Dr. Daniel Mahoney, the Augustine Chair in Distinguished Scholarship at Assumption College, has written a most scholarly and challenging book, in which he argues that “humanitarianism” without grounding in faith is a danger to our civilization. This philosophy seeks to create a “new man” and produce a “new humanity,” with roots in Auguste Comte’s “religion of humanity.” That “religion” has been described as “Catholicism without Christianity.”
Mahoney is especially concerned with “the perplexity that is Pope Francis,” and opines that the pontiff “is half-humanitarian and thoroughly blind to the multiple ways in which humanitarian secular religion subverts authentic Christianity.”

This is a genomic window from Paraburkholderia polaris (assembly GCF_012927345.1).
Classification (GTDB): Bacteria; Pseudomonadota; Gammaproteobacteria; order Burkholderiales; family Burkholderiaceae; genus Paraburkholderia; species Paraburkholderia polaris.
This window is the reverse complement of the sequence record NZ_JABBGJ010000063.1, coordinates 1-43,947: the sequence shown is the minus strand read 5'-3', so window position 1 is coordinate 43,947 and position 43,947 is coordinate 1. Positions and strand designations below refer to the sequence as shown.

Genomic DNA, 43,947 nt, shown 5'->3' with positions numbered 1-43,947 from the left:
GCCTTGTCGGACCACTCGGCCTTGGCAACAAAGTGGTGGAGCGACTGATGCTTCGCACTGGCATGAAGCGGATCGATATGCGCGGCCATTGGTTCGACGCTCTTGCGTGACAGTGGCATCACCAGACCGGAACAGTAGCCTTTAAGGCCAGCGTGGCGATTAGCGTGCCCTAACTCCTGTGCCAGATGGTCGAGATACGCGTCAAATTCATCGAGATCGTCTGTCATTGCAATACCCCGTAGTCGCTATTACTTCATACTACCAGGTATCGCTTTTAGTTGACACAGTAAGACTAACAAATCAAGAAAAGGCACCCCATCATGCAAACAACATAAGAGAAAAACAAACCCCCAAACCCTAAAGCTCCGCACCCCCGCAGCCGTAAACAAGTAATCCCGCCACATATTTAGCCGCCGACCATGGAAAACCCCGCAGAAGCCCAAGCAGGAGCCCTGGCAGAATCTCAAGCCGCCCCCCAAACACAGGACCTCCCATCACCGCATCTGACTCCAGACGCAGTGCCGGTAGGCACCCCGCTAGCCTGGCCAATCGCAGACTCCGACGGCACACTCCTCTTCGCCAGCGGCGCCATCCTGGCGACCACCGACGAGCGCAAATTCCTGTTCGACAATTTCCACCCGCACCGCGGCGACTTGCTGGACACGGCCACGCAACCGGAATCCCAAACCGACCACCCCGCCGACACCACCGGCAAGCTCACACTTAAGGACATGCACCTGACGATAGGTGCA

To develop his indictment, Mahoney calls upon a number of witnesses, including American Catholic convert Orestes Brownson, Hungarian philosopher Aurel Kolnai, Russian luminaries Vladimir Soloviev and Aleksandr Solzhenitsyn, and Pope Emeritus Benedict XVI. Their commonality included their rejection of humanitarianism and their refusal to confuse peace with pacifism.
Pre-Catholic Brownson is described as “a ‘pantheist and a gnostic’ who believed that the Kingdom of God could be established on Earth.” Post-conversion, “Brownson foresaw all the evils associated with Communist totalitarianism...